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From left to right: Allan Revote, Thea Vega, Melisa Comafay, Atty. Manny Buenaventura, Atty. Aris Gulapa, Atty. Tony Abad, Dean Sedfrey Candelaria, Director Hamid Mamdouh, Atty. Tony Salvador, Amb. Ma. Angelina Sta. Catalina, Atty. JV Chan-Gonzaga, Mr. Benjamin Sta. Catalina, Mr. Ruy Moreno, and Atty. Roel Refran [Not in picture: Hon. Laura del Rosario].

TCRL hosts dinner for key WTO official

LAST 3 June 2014, the Teehankee Center for the Rule of Law (TCRL) had the privilege of hosting a dinner for Mr. Hamid Mamdouh, the Director of Trade in Services of the World Trade Organization (WTO). Mamdouh, who is considered as one of the most knowledgeable senior officials of the international organization, is currently Egypt’s nominee for the WTO’s Appellate Body.

The dinner was attended by various personalities from both the government and private sectors, such as the Office of the President, Department of Foreign Affairs, Integrated Bar of the Philippines, Saligan Alternative Law Group, Trade Advisory Group and the Philippine Stock Exchange.

The meeting with Mamdouh was considered timely, as the Philippines is preparing for the upcoming ASEAN Economic Integration in 2015. His expertise on Trade in Services gave valuable insights regarding the necessity of liberalization of trade in services among the region. He stated that such move would greatly aid the competitiveness of Filipino professionals and at the same time, it will broaden the accessibility of our own professionals to the other parts of the world.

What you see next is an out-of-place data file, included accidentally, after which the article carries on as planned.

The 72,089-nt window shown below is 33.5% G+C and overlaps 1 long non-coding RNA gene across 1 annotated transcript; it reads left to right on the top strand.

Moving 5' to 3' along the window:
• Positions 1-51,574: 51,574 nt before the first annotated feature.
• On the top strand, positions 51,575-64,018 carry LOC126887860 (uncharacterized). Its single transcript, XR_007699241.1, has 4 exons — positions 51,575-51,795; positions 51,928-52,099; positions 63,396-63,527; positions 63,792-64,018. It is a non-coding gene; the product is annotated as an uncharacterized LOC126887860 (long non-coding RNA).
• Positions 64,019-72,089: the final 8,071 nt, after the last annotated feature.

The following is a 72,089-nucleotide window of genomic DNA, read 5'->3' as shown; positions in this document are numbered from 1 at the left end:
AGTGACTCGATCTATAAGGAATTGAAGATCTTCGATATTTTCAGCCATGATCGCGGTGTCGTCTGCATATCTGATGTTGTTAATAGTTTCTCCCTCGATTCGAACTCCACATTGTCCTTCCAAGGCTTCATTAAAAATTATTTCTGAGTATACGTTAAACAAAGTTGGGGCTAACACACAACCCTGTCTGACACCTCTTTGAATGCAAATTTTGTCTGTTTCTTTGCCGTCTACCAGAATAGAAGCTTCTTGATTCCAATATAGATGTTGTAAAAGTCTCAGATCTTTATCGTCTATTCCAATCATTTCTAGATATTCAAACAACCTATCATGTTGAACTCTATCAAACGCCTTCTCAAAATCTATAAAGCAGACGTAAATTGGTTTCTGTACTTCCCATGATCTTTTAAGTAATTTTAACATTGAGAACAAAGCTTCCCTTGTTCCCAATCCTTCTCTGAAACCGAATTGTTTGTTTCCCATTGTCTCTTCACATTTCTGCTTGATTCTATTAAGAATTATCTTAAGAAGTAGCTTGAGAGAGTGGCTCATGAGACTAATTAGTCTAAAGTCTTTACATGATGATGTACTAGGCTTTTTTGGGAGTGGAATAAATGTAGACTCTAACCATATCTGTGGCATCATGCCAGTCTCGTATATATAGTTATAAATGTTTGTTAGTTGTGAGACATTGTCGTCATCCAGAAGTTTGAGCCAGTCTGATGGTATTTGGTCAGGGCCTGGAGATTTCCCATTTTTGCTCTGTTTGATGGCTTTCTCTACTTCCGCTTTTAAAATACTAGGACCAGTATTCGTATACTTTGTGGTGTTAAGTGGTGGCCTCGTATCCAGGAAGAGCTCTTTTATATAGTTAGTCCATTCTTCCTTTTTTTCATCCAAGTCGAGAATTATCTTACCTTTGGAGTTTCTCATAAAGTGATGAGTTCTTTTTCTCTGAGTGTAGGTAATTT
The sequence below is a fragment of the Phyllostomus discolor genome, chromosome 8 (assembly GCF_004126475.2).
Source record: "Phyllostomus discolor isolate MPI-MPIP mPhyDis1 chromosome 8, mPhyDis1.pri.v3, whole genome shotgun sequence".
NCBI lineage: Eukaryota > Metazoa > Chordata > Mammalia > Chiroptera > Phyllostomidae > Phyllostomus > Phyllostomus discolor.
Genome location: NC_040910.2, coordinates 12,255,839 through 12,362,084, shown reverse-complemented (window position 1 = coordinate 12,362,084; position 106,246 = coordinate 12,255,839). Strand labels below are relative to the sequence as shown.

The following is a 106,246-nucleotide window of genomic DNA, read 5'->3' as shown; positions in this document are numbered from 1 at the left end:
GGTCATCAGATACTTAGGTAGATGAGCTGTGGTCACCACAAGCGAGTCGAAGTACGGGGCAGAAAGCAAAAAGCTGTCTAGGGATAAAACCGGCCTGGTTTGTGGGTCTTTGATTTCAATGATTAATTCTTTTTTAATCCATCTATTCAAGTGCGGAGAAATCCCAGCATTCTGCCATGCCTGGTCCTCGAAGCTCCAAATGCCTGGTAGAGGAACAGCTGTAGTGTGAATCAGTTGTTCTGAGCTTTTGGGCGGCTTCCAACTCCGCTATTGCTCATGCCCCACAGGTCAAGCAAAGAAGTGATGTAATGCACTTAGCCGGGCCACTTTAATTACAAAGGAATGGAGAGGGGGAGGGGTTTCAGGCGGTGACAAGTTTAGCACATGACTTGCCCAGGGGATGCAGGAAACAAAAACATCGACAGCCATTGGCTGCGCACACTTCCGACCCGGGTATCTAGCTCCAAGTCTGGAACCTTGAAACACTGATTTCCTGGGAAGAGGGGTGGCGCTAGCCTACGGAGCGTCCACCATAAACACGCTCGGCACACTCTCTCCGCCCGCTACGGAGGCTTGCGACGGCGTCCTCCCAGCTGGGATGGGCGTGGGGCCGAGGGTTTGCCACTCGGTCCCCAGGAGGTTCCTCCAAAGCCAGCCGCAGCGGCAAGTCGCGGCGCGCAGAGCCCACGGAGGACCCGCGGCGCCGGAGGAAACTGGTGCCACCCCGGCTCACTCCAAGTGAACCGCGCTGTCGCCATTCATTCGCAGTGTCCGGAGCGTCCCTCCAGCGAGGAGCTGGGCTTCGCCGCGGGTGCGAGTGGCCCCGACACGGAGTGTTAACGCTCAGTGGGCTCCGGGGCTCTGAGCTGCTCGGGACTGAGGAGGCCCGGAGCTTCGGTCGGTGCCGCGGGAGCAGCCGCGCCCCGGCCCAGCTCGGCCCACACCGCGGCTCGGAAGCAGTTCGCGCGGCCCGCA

A round table discussion followed the dinner, which focused on trade in services with regard to the legal profession and public utilities.

On the legal profession

The prevailing view is that the legal profession in the Philippines is difficult to liberalize, given that the requirements for legal practice in the country are very stringent, as compared to other professions. Thus, Mamdouh‘s initial discussion starts with this question: “Where is the resistance [in the Philippine Legal Practice] coming from?”

He answers his question by saying that resistance to change in domestic legal profession comes from the “incumbents.” He then suggests that consultations on matters regarding change “must include all stakeholders, not just lawyers.” He mentions the importance of involving stakeholders, such as clients, because it is them who will stand to benefit in such liberalization of the legal profession.

On Public Utilities

With regard to public utilities, Mamdouh stressed that the solution to the perennial problem concerning public utilities is for government officials to have “vision.” He said that this “vision” refers to “people thinking about public interest.” He stated that problems in public utilities, such as corruption, are “usually seen in countries which originally come from a centralized economy to a market type of economy.”

He cited the lack of “necessary preparation for institutional reforms” as the main source of such problem. He then stated that rules, which effectively address this matter that the State wishes to monitor, are needed for effective regulation.

Ateneo faculty member and trade practitioner Atty. Anthony Abad closed the discussion by saying that “‘services’ is not something to look at as a stand-alone product since it is related to other industries such as agriculture and manufacturing.” He further explained that “economic activity is a combination of production of goods and use of services.” He concluded that “we should listen to end users. [For in liberalizing the] legal profession, at the end of the day, legal service is a ‘service.’” P

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